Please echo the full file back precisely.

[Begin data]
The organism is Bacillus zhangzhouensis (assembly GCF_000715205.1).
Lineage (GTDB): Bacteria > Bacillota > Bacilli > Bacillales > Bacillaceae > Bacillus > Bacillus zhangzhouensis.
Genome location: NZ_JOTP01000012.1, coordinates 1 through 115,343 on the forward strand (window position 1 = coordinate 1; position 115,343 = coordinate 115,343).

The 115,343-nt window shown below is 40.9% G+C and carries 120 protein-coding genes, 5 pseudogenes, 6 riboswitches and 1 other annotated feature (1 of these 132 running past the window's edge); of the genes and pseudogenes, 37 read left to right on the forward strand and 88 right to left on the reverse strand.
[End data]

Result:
The organism is Bacillus zhangzhouensis (assembly GCF_000715205.1).
Lineage (GTDB): Bacteria > Bacillota > Bacilli > Bacillales > Bacillaceae > Bacillus > Bacillus zhangzhouensis.
Genome location: NZ_JOTP01000012.1, coordinates 1 through 115,343 on the forward strand (window position 1 = coordinate 1; position 115,343 = coordinate 115,343).

The 115,343-nt window shown below is 40.9% G+C and carries 120 protein-coding genes, 5 pseudogenes, 6 riboswitches and 1 other annotated feature (1 of these 132 running past the window's edge); of the genes and pseudogenes, 37 read left to right on the forward strand and 88 right to left on the reverse strand.